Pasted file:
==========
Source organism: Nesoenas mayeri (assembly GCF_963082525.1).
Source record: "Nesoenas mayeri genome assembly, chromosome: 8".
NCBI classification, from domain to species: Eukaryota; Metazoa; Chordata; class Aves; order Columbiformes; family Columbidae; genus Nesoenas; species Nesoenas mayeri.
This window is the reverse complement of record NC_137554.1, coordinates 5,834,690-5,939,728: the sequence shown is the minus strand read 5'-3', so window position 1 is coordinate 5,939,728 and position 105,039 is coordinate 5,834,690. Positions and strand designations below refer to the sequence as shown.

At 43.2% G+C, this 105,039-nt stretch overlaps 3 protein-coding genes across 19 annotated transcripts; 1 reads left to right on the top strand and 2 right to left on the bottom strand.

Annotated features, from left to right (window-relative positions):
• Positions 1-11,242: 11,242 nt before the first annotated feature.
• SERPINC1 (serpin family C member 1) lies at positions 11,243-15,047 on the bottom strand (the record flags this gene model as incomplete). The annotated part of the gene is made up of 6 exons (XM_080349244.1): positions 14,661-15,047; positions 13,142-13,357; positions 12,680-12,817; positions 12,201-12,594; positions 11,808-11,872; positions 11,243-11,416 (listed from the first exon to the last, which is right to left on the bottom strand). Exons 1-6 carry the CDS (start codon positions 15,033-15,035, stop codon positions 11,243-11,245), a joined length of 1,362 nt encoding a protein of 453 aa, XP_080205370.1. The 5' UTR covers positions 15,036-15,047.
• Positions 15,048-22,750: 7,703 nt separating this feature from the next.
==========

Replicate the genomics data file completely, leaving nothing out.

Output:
Source organism: Nesoenas mayeri (assembly GCF_963082525.1).
Source record: "Nesoenas mayeri genome assembly, chromosome: 8".
NCBI classification, from domain to species: Eukaryota; Metazoa; Chordata; class Aves; order Columbiformes; family Columbidae; genus Nesoenas; species Nesoenas mayeri.
This window is the reverse complement of record NC_137554.1, coordinates 5,834,690-5,939,728: the sequence shown is the minus strand read 5'-3', so window position 1 is coordinate 5,939,728 and position 105,039 is coordinate 5,834,690. Positions and strand designations below refer to the sequence as shown.

At 43.2% G+C, this 105,039-nt stretch overlaps 3 protein-coding genes across 19 annotated transcripts; 1 reads left to right on the top strand and 2 right to left on the bottom strand.

Annotated features, from left to right (window-relative positions):
• Positions 1-11,242: 11,242 nt before the first annotated feature.
• SERPINC1 (serpin family C member 1) lies at positions 11,243-15,047 on the bottom strand (the record flags this gene model as incomplete). The annotated part of the gene is made up of 6 exons (XM_080349244.1): positions 14,661-15,047; positions 13,142-13,357; positions 12,680-12,817; positions 12,201-12,594; positions 11,808-11,872; positions 11,243-11,416 (listed from the first exon to the last, which is right to left on the bottom strand). Exons 1-6 carry the CDS (start codon positions 15,033-15,035, stop codon positions 11,243-11,245), a joined length of 1,362 nt encoding a protein of 453 aa, XP_080205370.1. The 5' UTR covers positions 15,036-15,047.
• Positions 15,048-22,750: 7,703 nt separating this feature from the next.